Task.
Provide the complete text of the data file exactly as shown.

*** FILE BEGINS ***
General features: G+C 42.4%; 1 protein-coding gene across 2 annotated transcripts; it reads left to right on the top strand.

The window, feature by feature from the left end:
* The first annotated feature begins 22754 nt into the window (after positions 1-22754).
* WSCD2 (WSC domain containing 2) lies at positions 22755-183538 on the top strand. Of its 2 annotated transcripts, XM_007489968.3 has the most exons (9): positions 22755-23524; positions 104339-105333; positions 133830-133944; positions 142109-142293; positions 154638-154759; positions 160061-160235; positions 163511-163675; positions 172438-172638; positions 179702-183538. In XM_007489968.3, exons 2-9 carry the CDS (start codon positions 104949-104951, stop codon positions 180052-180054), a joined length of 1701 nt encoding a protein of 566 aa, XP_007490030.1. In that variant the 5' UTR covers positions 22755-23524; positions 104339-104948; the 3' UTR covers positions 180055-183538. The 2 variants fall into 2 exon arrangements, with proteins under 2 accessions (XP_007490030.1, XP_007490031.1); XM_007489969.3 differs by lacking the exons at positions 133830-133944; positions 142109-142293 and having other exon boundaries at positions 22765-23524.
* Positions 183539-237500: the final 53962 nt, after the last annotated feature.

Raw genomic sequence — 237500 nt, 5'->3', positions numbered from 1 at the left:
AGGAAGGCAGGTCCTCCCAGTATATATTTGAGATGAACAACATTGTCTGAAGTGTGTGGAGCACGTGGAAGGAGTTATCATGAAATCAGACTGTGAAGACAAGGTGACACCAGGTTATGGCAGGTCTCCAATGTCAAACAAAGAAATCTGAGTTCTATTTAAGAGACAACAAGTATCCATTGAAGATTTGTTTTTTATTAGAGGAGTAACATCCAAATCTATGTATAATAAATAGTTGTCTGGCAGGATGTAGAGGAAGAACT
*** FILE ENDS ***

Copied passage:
General features: G+C 42.4%; 1 protein-coding gene across 2 annotated transcripts; it reads left to right on the top strand.

The window, feature by feature from the left end:
* The first annotated feature begins 22754 nt into the window (after positions 1-22754).
* WSCD2 (WSC domain containing 2) lies at positions 22755-183538 on the top strand. Of its 2 annotated transcripts, XM_007489968.3 has the most exons (9): positions 22755-23524; positions 104339-105333; positions 133830-133944; positions 142109-142293; positions 154638-154759; positions 160061-160235; positions 163511-163675; positions 172438-172638; positions 179702-183538. In XM_007489968.3, exons 2-9 carry the CDS (start codon positions 104949-104951, stop codon positions 180052-180054), a joined length of 1701 nt encoding a protein of 566 aa, XP_007490030.1. In that variant the 5' UTR covers positions 22755-23524; positions 104339-104948; the 3' UTR covers positions 180055-183538. The 2 variants fall into 2 exon arrangements, with proteins under 2 accessions (XP_007490030.1, XP_007490031.1); XM_007489969.3 differs by lacking the exons at positions 133830-133944; positions 142109-142293 and having other exon boundaries at positions 22765-23524.
* Positions 183539-237500: the final 53962 nt, after the last annotated feature.

Raw genomic sequence — 237500 nt, 5'->3', positions numbered from 1 at the left:
AGGAAGGCAGGTCCTCCCAGTATATATTTGAGATGAACAACATTGTCTGAAGTGTGTGGAGCACGTGGAAGGAGTTATCATGAAATCAGACTGTGAAGACAAGGTGACACCAGGTTATGGCAGGTCTCCAATGTCAAACAAAGAAATCTGAGTTCTATTTAAGAGACAACAAGTATCCATTGAAGATTTGTTTTTTATTAGAGGAGTAACATCCAAATCTATGTATAATAAATAGTTGTCTGGCAGGATGTAGAGGAAGAACT